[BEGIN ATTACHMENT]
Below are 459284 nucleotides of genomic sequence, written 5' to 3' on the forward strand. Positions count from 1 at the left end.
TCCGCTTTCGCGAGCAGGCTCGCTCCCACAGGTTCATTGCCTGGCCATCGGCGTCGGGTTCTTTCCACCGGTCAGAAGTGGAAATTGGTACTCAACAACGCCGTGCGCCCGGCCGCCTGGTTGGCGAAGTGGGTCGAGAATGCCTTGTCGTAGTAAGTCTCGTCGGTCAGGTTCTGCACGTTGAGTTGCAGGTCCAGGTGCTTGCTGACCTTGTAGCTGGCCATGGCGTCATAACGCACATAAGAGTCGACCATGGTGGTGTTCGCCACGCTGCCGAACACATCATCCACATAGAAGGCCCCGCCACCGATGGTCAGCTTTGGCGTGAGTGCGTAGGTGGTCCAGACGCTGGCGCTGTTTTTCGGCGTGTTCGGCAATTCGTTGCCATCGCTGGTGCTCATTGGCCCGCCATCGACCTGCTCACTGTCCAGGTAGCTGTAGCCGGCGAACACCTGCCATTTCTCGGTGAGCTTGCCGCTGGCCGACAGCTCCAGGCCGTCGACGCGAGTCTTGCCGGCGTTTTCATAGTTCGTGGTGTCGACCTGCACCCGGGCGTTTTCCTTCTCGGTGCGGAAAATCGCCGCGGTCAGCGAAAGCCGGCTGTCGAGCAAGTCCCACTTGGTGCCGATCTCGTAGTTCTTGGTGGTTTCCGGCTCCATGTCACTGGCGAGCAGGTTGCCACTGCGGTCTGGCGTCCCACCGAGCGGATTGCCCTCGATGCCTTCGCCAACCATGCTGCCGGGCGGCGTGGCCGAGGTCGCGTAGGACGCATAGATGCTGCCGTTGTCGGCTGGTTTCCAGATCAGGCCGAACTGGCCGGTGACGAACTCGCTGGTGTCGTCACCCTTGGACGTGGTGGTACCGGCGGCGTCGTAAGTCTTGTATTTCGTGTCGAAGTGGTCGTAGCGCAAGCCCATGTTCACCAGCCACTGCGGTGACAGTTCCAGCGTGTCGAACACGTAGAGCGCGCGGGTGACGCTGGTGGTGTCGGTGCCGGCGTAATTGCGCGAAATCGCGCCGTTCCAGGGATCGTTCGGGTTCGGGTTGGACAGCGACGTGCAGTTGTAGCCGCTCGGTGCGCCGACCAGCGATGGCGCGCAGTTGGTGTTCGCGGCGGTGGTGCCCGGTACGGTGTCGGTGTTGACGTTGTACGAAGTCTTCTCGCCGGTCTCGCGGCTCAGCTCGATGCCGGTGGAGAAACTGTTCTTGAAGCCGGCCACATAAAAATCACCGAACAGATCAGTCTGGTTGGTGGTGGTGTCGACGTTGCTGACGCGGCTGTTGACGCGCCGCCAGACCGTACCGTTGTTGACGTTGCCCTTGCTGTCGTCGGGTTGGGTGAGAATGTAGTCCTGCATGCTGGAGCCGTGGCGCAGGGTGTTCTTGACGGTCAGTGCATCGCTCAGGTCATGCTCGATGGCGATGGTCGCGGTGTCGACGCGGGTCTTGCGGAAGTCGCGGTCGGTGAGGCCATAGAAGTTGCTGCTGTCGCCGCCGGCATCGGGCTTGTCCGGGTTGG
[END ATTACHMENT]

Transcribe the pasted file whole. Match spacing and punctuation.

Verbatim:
Below are 459284 nucleotides of genomic sequence, written 5' to 3' on the forward strand. Positions count from 1 at the left end.
TCCGCTTTCGCGAGCAGGCTCGCTCCCACAGGTTCATTGCCTGGCCATCGGCGTCGGGTTCTTTCCACCGGTCAGAAGTGGAAATTGGTACTCAACAACGCCGTGCGCCCGGCCGCCTGGTTGGCGAAGTGGGTCGAGAATGCCTTGTCGTAGTAAGTCTCGTCGGTCAGGTTCTGCACGTTGAGTTGCAGGTCCAGGTGCTTGCTGACCTTGTAGCTGGCCATGGCGTCATAACGCACATAAGAGTCGACCATGGTGGTGTTCGCCACGCTGCCGAACACATCATCCACATAGAAGGCCCCGCCACCGATGGTCAGCTTTGGCGTGAGTGCGTAGGTGGTCCAGACGCTGGCGCTGTTTTTCGGCGTGTTCGGCAATTCGTTGCCATCGCTGGTGCTCATTGGCCCGCCATCGACCTGCTCACTGTCCAGGTAGCTGTAGCCGGCGAACACCTGCCATTTCTCGGTGAGCTTGCCGCTGGCCGACAGCTCCAGGCCGTCGACGCGAGTCTTGCCGGCGTTTTCATAGTTCGTGGTGTCGACCTGCACCCGGGCGTTTTCCTTCTCGGTGCGGAAAATCGCCGCGGTCAGCGAAAGCCGGCTGTCGAGCAAGTCCCACTTGGTGCCGATCTCGTAGTTCTTGGTGGTTTCCGGCTCCATGTCACTGGCGAGCAGGTTGCCACTGCGGTCTGGCGTCCCACCGAGCGGATTGCCCTCGATGCCTTCGCCAACCATGCTGCCGGGCGGCGTGGCCGAGGTCGCGTAGGACGCATAGATGCTGCCGTTGTCGGCTGGTTTCCAGATCAGGCCGAACTGGCCGGTGACGAACTCGCTGGTGTCGTCACCCTTGGACGTGGTGGTACCGGCGGCGTCGTAAGTCTTGTATTTCGTGTCGAAGTGGTCGTAGCGCAAGCCCATGTTCACCAGCCACTGCGGTGACAGTTCCAGCGTGTCGAACACGTAGAGCGCGCGGGTGACGCTGGTGGTGTCGGTGCCGGCGTAATTGCGCGAAATCGCGCCGTTCCAGGGATCGTTCGGGTTCGGGTTGGACAGCGACGTGCAGTTGTAGCCGCTCGGTGCGCCGACCAGCGATGGCGCGCAGTTGGTGTTCGCGGCGGTGGTGCCCGGTACGGTGTCGGTGTTGACGTTGTACGAAGTCTTCTCGCCGGTCTCGCGGCTCAGCTCGATGCCGGTGGAGAAACTGTTCTTGAAGCCGGCCACATAAAAATCACCGAACAGATCAGTCTGGTTGGTGGTGGTGTCGACGTTGCTGACGCGGCTGTTGACGCGCCGCCAGACCGTACCGTTGTTGACGTTGCCCTTGCTGTCGTCGGGTTGGGTGAGAATGTAGTCCTGCATGCTGGAGCCGTGGCGCAGGGTGTTCTTGACGGTCAGTGCATCGCTCAGGTCATGCTCGATGGCGATGGTCGCGGTGTCGACGCGGGTCTTGCGGAAGTCGCGGTCGGTGAGGCCATAGAAGTTGCTGCTGTCGCCGCCGGCATCGGGCTTGTCCGGGTTGG